A team of researchers from the Monaco Scientific Center, the University of Nice Sophia Antipolis and the University of Liège carried out a specific 10-day mission aboard Tara, in the state of Koror, Palau. The objective: to study the adaptation of corals to climate change, in a country still protected from human impact. Scientists selected Palau in order to study corals protected from anthropogenic effects and thus observe the consequences of global environmental changes on coral reefs. A true open-air laboratory, the small islands of Palau border naturally acidified underwater sites which correspond to the estimates of ocean acidification in 2100. Experience this mission in video!

© Noëlie Pansiot / Tara Expeditions Foundation

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© Noëlie Pansiot / Tara Expeditions Foundation
01/26/18

Hope for Philippine collaboration in Tara’s scientific program

Sailors and scientists are heading to the Philippines aboard Tara, ready to continue their work in the waters of the …

Sailors and scientists are heading to the Philippines aboard Tara, ready to continue their work in the waters of the Philippine archipelago. Meanwhile, the Tara Expeditions Foundation is waiting for an essential element for this mission: the Philippine government’s authorization to pursue Tara Pacific’s scientific work, the global study of Pacific coral reefs conducted in cooperation with the 30 countries already visited.

 

For Romain Troublé, executive director of the Tara Foundation, the Philippine government’s decision is important for science, but also for raising awareness. He explains: “The Tara Pacific research aims to advance understanding of the impact of climate change on the reefs. Our sole ambition is to advance fundamental research in order to understand the intimate processes of coral bleaching. 2018 has been designated “International Year of Coral Reefs” due to the serious dangers threatening the future of reef biodiversity and the people who depend on it”, he says.

The Tara Foundation has therefore invited the Philippine government to collaborate with them and benefit from international scientific expertise by including the Philippine reefs in this unprecedented study of the Pacific Ocean. “Whenever possible, Tara welcomes aboard researchers from the country where we’re collecting our samples”.

 

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© Tara Expeditions Foundation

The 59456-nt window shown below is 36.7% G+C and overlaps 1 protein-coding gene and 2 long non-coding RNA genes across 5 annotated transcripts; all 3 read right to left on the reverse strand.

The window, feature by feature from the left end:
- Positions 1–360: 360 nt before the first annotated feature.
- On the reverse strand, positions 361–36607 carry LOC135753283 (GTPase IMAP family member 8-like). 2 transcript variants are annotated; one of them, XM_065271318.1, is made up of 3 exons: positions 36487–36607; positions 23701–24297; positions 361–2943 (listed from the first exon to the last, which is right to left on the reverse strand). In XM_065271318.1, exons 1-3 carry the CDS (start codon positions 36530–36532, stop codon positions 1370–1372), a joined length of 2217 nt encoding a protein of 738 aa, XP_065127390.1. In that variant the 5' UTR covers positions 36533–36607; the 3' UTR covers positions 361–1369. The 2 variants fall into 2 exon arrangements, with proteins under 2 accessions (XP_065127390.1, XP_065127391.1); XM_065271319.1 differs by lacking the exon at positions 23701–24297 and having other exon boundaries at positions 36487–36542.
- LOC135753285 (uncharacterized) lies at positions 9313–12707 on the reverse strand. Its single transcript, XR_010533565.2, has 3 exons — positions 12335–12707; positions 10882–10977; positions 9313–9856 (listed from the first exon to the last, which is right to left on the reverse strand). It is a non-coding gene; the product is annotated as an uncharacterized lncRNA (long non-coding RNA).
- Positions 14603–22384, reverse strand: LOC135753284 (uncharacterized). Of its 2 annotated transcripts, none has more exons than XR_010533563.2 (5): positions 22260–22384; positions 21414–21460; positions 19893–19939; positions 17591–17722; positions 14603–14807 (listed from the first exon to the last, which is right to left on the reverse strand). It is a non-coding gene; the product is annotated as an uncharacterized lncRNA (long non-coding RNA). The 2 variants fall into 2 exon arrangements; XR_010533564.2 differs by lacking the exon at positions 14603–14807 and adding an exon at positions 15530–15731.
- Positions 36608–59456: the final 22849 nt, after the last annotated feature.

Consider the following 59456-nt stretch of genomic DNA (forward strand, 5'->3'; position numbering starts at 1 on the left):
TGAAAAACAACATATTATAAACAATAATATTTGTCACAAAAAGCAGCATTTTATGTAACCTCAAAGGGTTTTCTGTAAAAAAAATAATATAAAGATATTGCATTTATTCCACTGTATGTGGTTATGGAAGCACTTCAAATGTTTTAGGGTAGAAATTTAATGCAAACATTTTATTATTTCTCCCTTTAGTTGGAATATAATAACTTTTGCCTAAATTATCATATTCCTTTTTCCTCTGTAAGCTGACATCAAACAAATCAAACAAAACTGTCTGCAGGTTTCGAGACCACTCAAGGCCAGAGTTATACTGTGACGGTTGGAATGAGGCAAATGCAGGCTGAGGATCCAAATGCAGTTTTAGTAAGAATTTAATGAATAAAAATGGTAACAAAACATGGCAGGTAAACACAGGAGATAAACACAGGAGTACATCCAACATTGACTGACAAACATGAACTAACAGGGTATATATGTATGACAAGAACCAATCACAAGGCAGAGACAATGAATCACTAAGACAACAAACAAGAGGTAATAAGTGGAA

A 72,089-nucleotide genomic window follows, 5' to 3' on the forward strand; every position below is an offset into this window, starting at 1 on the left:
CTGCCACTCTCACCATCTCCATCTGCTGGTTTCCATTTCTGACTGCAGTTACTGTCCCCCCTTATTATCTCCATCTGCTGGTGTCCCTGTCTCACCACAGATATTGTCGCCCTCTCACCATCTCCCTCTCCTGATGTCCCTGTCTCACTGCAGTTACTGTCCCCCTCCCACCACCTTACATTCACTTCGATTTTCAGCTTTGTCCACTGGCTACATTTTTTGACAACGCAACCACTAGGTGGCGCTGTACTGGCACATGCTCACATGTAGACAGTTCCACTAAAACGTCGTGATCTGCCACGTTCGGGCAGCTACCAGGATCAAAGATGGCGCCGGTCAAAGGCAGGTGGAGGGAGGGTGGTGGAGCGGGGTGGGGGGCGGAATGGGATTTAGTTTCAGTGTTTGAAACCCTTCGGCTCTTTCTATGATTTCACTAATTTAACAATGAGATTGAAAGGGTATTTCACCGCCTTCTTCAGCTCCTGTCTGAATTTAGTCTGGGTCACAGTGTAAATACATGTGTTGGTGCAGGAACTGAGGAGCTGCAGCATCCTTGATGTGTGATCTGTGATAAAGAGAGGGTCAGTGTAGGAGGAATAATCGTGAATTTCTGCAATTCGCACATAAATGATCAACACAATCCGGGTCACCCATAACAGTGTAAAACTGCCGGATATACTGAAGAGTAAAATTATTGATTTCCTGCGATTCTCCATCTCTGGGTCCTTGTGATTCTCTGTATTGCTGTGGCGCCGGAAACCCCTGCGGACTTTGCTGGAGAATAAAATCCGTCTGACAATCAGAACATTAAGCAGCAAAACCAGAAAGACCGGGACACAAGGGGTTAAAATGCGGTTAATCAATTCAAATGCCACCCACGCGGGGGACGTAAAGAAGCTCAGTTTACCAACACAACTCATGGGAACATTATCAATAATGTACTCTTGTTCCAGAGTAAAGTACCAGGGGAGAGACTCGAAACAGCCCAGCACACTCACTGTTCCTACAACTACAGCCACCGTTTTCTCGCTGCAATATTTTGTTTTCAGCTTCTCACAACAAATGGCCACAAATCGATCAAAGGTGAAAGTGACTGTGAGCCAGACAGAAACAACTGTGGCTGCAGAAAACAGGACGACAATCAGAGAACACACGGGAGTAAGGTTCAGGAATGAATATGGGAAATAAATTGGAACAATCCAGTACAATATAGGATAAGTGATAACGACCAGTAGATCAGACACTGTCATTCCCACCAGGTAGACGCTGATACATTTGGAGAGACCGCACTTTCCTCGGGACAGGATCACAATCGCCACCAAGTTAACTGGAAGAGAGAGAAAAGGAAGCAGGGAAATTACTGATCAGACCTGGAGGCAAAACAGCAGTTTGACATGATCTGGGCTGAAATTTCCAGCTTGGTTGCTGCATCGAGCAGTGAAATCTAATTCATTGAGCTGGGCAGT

Patience and confidence are in order. “We know that the authorization process is complex, and we have been working on it for several months with the French Embassy. We sincerely hope that the Philippines will respond favorably to this ambitious study program and will dispatch a scientist from the Marine Science Institute of the University of the Philippines aboard the schooner”.

Thus the Tara Expeditions Foundation is proposing to include the Philippine scientific community in a research program of excellence, as evidenced by the recent results published in Nature Communications on January 25, 2018, revealing 110 million new genes from the marine world, half of which have functions that are still totally unknown.

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© Noëlie Pansiot / Tara Expeditions Foundation
12/29/17

Video: Christmas in the Pacific

On December 25th the Taranauts all met on deck at 9am. Under the Christmas tree, each of the 15 pairs …

On December 25th the Taranauts all met on deck at 9am. Under the Christmas tree, each of the 15 pairs of flip-flops received a present.
In the middle of Helen Reef lagoon, far from their families, the crew shared a festive moment together. See the photos of their gift unwrapping.
 

© Noëlie Pansiot / Tara Expeditions Foundation

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© Noëlie Pansiot / Tara Expeditions Foundation
12/26/17

Indonesia: the Ocean is choking with plastic

A  4-day technical stopover in the Indonesian province of Sorong was a sobering moment for the Taranauts. As soon as …